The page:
Control Direct Sunlight for Better Pictures

A major mistake that many beginner photographers make is to think that bright, or direct, sunlight is their friend. It might seem logical that shooting outdoors with all that light means you can point your camera at anything, anywhere and create a good photograph. Just the opposite is true, however. Outdoor light is helpful, but not without understanding how it affects your beginner photos and how to control it. Follow the tips is this article and you’ll stop taking pictures with too much contrast, a lack of details in the bright areas, lens flare, unnatural colors and a bunch of squinty faces. Spend some time practicing these ideas and you’re sure to see improvement in your outdoor photography.

The first method to control direct sunlight for your photography is to understand the place where you’re taking beginner pictures. Don’t just start shooting; look at the physical space to gain some of that control.
•    Maybe the easiest way to eliminate direct sunlight is to move your subject and you into the shade. You’ll quickly discover that pictures of your family and friends in the shade make for much better photos.
•    If there is no natural shade, then create some with an umbrella on the beach or in the shadow of a building or sign. If you’re shooting close-ups, such as flowers or insects, stand where you can cast a shadow on your subject or ask someone to hold a large piece of poster board.

•    Move around your subject to find a better shooting angle, such as low or high, that may reduce the effect of the direct sunlight.
•    Try to shoot your outdoor beginner photography at dawn or dusk when the light is less direct and bright and more defuse and softer.
•    Try the silhouette technique to use the extreme brightness to your advantage. You’ll create much more creative photos.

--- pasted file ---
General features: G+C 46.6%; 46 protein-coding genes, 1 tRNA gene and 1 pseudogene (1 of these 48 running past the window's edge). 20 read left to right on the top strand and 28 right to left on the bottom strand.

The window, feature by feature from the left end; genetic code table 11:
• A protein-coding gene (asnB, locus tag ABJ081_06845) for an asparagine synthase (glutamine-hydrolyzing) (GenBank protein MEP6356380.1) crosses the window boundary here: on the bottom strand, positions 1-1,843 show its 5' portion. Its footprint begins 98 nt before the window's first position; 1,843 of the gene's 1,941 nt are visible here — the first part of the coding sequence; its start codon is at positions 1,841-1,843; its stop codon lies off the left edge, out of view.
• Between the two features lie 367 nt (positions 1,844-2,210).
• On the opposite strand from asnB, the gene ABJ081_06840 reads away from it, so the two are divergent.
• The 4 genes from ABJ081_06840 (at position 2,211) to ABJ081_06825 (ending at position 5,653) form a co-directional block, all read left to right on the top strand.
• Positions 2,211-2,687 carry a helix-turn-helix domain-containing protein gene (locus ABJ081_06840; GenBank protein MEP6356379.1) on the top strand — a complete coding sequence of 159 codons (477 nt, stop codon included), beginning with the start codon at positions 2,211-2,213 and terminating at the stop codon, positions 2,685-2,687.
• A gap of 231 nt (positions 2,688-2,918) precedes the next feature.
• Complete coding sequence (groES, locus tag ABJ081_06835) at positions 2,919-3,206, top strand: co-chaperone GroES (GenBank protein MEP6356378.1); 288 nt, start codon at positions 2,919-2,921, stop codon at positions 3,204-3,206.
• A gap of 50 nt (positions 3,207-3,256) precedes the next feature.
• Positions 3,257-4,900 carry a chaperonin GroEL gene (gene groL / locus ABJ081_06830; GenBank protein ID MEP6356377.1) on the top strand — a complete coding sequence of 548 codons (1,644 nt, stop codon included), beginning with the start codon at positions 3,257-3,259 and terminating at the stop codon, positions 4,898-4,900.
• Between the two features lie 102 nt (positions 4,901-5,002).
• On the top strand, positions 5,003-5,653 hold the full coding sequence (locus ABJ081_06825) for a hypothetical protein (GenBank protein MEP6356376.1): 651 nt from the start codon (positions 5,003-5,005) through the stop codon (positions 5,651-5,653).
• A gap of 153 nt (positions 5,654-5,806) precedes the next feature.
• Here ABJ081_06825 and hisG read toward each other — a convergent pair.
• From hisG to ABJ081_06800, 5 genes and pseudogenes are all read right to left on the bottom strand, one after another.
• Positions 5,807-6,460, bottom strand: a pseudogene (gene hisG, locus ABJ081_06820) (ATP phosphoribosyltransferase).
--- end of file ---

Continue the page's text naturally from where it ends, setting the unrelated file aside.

You can also eliminate many of the negative effects of direct sunlight on your beginner photography with your camera’s settings and other equipment.
•    Use your flash to fill the shadows created by the bright sunlight. The flash will help to balance the light throughout your picture.
•    You can also use a reflective surface, either a professional shade or umbrella or a homemade one with aluminum foil. Place it where the sun reflects on the front of your subject or people’s faces.
•    Attach a lens hood or shield your lens with a card or your hand to eliminate lens flare from your beginner photography.
•    If your digital camera accepts filters, then try a polarizing or neutral density filter. A polarizing filter works much the same as polarized sunglasses: less reflection and less light entering your camera, so you can shoot at slower shutter speeds.
•    Shoot your outdoor photos with the correct white balance setting on your camera. Then, change the setting and take more pictures to see how that affects them.
•    On DSLR cameras, point your lens at the subject of your picture and use the spot-metering mode to set the amount of light that will enter the camera. You can also take a reading from an area with an average tone. It’s a good idea to take some pictures, check your results, and then read different areas of your picture and take additional photos, so you have a good selection.

Beginner photography, all photography, needs light. That’s the science of the process; but you create magic when you know how to control that light.



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